Fellowship is always a difficult subject. It involves many things like: the truth, attitude, individual conscience, and personal perception of the truth. We must never say that differences don't matter, so we will just practice unity in diversity; live and let live. Where there are doctrinal differences, both can't be right. Both may be wrong, but both can't be right. Since false doctrine does not lead to heaven, it behooves us to study each issue with diligence and sincerity; to challenge false doctrine wherever we find it. A crisis occurs when the person in error says he has the truth and closes his mind and bars the door of his heart and ceases to be longsuffering toward those with whom he differs. He may try to build a faction around his ideas, threatening the unity of the church. When he reaches that point, he usually will take care of the fellowship problem. It often takes the wisdom of Solomon to know just what to do and when to do it. However, there is one thing that we must never do, and that's compromise the truth, or endorse error. We must never go along to get along where error is concerned.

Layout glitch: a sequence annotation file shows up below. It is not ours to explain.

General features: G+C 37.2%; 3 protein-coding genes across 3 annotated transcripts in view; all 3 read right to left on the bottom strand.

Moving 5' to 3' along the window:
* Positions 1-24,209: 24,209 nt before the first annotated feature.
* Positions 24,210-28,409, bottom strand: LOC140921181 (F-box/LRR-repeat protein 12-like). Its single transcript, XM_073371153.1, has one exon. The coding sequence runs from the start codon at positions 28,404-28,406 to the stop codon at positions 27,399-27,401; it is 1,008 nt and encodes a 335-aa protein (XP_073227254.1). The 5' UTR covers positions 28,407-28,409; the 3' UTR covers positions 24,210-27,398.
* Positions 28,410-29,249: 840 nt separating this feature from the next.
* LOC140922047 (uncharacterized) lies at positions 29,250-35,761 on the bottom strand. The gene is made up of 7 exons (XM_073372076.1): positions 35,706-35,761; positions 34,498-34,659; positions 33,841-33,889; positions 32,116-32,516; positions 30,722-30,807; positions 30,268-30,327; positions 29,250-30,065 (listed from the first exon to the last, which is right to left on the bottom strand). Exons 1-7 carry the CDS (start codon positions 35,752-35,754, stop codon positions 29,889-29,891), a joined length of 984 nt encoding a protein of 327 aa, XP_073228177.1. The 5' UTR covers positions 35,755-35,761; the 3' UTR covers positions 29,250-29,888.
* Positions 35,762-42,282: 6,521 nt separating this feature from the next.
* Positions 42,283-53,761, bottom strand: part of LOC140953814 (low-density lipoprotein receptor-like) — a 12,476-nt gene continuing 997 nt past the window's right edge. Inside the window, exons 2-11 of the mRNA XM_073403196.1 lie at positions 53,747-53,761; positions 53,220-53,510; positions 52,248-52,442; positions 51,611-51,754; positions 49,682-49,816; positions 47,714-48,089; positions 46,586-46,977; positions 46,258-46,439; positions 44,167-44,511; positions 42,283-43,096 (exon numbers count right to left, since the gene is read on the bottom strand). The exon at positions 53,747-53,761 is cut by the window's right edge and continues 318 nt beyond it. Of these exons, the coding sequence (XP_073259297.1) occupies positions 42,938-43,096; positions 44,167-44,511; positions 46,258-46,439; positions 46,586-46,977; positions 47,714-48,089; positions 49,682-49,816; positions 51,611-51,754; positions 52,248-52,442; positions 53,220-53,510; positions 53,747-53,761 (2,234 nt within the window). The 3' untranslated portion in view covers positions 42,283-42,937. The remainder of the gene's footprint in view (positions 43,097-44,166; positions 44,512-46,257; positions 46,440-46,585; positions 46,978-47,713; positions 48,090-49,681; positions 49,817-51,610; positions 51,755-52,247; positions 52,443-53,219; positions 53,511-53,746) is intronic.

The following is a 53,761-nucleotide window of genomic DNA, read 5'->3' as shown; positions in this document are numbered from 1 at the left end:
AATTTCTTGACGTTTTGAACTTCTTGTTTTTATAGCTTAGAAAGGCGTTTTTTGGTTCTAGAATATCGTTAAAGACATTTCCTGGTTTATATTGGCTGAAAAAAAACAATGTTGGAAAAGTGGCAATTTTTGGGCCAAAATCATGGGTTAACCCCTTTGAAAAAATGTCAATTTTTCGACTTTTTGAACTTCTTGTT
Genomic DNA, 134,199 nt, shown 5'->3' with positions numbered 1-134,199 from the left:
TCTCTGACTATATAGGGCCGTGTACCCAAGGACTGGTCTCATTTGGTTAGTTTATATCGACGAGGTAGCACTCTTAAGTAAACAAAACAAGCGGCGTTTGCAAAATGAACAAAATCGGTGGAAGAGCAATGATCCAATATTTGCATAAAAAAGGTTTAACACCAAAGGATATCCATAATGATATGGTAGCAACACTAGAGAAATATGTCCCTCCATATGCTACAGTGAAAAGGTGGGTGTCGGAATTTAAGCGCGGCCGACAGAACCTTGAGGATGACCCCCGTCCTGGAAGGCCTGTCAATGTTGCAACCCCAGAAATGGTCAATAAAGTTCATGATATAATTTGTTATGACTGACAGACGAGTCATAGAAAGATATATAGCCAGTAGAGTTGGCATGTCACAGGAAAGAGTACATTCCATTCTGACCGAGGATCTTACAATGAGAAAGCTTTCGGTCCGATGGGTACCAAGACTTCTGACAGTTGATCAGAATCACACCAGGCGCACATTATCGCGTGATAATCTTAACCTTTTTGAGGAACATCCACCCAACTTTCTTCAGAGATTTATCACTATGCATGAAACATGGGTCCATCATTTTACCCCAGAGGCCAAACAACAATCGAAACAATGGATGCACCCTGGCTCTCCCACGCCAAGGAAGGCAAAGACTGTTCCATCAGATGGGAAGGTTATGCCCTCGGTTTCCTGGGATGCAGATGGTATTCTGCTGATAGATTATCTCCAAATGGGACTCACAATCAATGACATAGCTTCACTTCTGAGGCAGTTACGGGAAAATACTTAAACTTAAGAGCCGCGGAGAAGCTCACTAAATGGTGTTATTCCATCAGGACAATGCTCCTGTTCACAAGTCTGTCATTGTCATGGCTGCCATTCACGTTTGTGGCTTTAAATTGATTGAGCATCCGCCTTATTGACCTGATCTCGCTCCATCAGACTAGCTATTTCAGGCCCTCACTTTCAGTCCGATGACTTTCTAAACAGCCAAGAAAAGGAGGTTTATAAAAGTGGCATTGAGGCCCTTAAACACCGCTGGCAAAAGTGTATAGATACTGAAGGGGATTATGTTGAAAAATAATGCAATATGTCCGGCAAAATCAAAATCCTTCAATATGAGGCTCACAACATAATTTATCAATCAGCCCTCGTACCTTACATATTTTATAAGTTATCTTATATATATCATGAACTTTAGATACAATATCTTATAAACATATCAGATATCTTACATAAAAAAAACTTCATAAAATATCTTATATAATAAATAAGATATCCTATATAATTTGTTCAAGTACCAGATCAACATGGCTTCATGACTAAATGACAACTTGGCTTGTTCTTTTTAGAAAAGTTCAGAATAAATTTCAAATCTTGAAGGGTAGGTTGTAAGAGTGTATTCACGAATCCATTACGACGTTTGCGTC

Longsuffering is a fruit of the Spirit, but it has its limitations, even with God.

The longsuffering of God waited in the days of Noah while the ark was preparing (1 Peter 3:20), but the time came when the obstinance of the people exhausted the longsuffering of God and He destroyed the earth by the flood. God had warned that His Spirit would not always strive with man (Genesis 6:3). God is said to be longsuffering to usward, but it is not inexhaustible. He is not willing that any should perish, but that all should come to repentance (2 Peter 3:9), but His longsuffering does not outreach man's obstinance, wickedness and stubbornness.